Bitcoin uses a special distributed database structure, called blockchain. This structure along with the computationally expensive Proof-Of-Work (PoW) algorithm that Bitcoin uses for validating blocks of transactions, it means that you can't really cheat at Bitcoin.
If a malicious actor wanted to cheat, i.e. alter a past transaction for double-spending purposes, he should have a gigantic computing power (hashrate) at his convenience in order to accomplish this. Because, due to the intrinsic structure of the blockchain, the attacker would not only need to make his malicious change at that specific block but also to redo all computations for all blocks after the one he changed. Moreover he would need to complete this enormous task, before everybody else in the Bitcoin network adds just one more block in the blockchain.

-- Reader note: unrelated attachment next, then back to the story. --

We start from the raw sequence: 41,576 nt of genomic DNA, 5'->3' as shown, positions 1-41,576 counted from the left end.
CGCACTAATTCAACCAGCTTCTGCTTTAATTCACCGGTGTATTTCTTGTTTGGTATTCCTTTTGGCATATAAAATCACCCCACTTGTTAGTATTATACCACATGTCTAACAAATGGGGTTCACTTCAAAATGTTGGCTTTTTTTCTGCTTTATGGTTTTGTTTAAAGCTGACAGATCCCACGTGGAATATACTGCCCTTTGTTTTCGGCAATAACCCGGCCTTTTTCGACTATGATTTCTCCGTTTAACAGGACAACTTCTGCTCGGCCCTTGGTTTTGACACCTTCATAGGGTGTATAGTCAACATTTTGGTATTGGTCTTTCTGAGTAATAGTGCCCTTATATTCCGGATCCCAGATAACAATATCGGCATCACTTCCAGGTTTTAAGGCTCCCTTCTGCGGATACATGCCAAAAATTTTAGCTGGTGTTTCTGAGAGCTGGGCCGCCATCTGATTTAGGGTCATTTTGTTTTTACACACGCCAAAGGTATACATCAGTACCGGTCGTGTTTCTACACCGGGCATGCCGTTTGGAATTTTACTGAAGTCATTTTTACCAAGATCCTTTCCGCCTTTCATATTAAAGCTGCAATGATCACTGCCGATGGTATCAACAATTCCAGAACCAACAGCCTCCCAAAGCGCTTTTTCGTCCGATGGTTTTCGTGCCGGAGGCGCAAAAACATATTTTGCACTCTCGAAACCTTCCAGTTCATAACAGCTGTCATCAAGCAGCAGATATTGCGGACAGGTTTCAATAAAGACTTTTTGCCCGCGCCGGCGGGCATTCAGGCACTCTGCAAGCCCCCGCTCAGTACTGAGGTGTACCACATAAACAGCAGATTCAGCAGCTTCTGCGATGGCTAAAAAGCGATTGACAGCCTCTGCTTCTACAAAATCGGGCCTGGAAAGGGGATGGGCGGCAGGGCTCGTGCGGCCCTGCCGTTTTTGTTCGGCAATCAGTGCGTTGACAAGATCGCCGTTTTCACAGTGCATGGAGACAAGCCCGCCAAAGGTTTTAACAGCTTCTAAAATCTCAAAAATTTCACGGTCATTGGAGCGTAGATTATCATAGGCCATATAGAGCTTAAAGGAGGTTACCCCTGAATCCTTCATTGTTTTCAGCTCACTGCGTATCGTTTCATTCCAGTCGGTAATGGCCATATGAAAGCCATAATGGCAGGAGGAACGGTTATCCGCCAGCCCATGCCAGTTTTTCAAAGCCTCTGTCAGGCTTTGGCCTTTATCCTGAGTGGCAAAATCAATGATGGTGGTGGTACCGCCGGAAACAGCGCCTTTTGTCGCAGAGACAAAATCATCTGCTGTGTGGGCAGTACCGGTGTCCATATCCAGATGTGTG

The following diagram graphically explains why you cannot cheat at Bitcoin:
Nevertheless, Bitcoin is vulnerable to the so-called "51% attacks". In these scenarios, a group of actors who command a 51% majority of computing power, turn dishonest and try to cheat the rest of the network. They change past transactions in a specific block and also recompute all blocks after the one they changed. If these actors have the needed computing power to complete all the malicious recomputations in time, they will be creating another chain in the network which, due to larger computing power, will become the longest chain.
This in turn will force the rest of the network either to follow the new and longer malicious chain or change their rules (fork) to create a new chain which will continue the original honest chain.